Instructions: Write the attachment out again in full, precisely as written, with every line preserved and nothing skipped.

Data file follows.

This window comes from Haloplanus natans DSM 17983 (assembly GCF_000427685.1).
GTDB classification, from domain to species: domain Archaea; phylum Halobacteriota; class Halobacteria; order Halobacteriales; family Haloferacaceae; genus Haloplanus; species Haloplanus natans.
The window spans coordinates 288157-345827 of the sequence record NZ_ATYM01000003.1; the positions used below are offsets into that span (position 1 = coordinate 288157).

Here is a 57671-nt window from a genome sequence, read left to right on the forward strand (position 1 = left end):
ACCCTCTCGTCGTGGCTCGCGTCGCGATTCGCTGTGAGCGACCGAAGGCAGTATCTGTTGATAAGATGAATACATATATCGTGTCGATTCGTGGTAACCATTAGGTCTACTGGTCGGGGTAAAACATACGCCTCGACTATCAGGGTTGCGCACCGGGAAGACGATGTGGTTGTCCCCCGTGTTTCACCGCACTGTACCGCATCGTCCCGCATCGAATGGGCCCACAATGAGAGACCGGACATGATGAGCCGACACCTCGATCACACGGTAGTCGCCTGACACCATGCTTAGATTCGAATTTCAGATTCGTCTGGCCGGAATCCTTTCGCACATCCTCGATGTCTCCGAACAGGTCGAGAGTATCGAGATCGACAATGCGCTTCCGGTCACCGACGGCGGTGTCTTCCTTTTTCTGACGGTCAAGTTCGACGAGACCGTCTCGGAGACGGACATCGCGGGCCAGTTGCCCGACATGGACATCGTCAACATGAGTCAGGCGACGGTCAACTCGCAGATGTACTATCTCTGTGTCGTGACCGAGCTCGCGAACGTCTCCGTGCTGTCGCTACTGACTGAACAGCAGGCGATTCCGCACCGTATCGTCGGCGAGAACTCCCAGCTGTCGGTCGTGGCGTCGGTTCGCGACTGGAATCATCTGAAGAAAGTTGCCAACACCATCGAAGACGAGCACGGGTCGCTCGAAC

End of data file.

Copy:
This window comes from Haloplanus natans DSM 17983 (assembly GCF_000427685.1).
GTDB classification, from domain to species: domain Archaea; phylum Halobacteriota; class Halobacteria; order Halobacteriales; family Haloferacaceae; genus Haloplanus; species Haloplanus natans.
The window spans coordinates 288157-345827 of the sequence record NZ_ATYM01000003.1; the positions used below are offsets into that span (position 1 = coordinate 288157).

Here is a 57671-nt window from a genome sequence, read left to right on the forward strand (position 1 = left end):
ACCCTCTCGTCGTGGCTCGCGTCGCGATTCGCTGTGAGCGACCGAAGGCAGTATCTGTTGATAAGATGAATACATATATCGTGTCGATTCGTGGTAACCATTAGGTCTACTGGTCGGGGTAAAACATACGCCTCGACTATCAGGGTTGCGCACCGGGAAGACGATGTGGTTGTCCCCCGTGTTTCACCGCACTGTACCGCATCGTCCCGCATCGAATGGGCCCACAATGAGAGACCGGACATGATGAGCCGACACCTCGATCACACGGTAGTCGCCTGACACCATGCTTAGATTCGAATTTCAGATTCGTCTGGCCGGAATCCTTTCGCACATCCTCGATGTCTCCGAACAGGTCGAGAGTATCGAGATCGACAATGCGCTTCCGGTCACCGACGGCGGTGTCTTCCTTTTTCTGACGGTCAAGTTCGACGAGACCGTCTCGGAGACGGACATCGCGGGCCAGTTGCCCGACATGGACATCGTCAACATGAGTCAGGCGACGGTCAACTCGCAGATGTACTATCTCTGTGTCGTGACCGAGCTCGCGAACGTCTCCGTGCTGTCGCTACTGACTGAACAGCAGGCGATTCCGCACCGTATCGTCGGCGAGAACTCCCAGCTGTCGGTCGTGGCGTCGGTTCGCGACTGGAATCATCTGAAGAAAGTTGCCAACACCATCGAAGACGAGCACGGGTCGCTCGAAC